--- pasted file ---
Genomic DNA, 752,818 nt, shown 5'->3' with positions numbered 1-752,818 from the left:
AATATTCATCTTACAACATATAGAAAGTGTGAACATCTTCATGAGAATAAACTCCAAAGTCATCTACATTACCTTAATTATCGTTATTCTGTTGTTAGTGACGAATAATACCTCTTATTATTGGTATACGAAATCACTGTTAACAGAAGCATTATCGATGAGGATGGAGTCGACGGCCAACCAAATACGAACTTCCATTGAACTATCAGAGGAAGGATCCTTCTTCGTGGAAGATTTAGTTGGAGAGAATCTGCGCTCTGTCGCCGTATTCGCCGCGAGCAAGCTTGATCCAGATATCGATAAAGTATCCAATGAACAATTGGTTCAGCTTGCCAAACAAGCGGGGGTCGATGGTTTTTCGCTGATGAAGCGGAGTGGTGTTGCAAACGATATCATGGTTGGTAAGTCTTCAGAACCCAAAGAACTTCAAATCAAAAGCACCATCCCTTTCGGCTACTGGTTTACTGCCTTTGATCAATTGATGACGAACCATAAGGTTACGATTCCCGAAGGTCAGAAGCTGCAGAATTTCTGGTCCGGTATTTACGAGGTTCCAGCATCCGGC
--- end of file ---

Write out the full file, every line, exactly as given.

Genomic DNA, 752,818 nt, shown 5'->3' with positions numbered 1-752,818 from the left:
AATATTCATCTTACAACATATAGAAAGTGTGAACATCTTCATGAGAATAAACTCCAAAGTCATCTACATTACCTTAATTATCGTTATTCTGTTGTTAGTGACGAATAATACCTCTTATTATTGGTATACGAAATCACTGTTAACAGAAGCATTATCGATGAGGATGGAGTCGACGGCCAACCAAATACGAACTTCCATTGAACTATCAGAGGAAGGATCCTTCTTCGTGGAAGATTTAGTTGGAGAGAATCTGCGCTCTGTCGCCGTATTCGCCGCGAGCAAGCTTGATCCAGATATCGATAAAGTATCCAATGAACAATTGGTTCAGCTTGCCAAACAAGCGGGGGTCGATGGTTTTTCGCTGATGAAGCGGAGTGGTGTTGCAAACGATATCATGGTTGGTAAGTCTTCAGAACCCAAAGAACTTCAAATCAAAAGCACCATCCCTTTCGGCTACTGGTTTACTGCCTTTGATCAATTGATGACGAACCATAAGGTTACGATTCCCGAAGGTCAGAAGCTGCAGAATTTCTGGTCCGGTATTTACGAGGTTCCAGCATCCGGC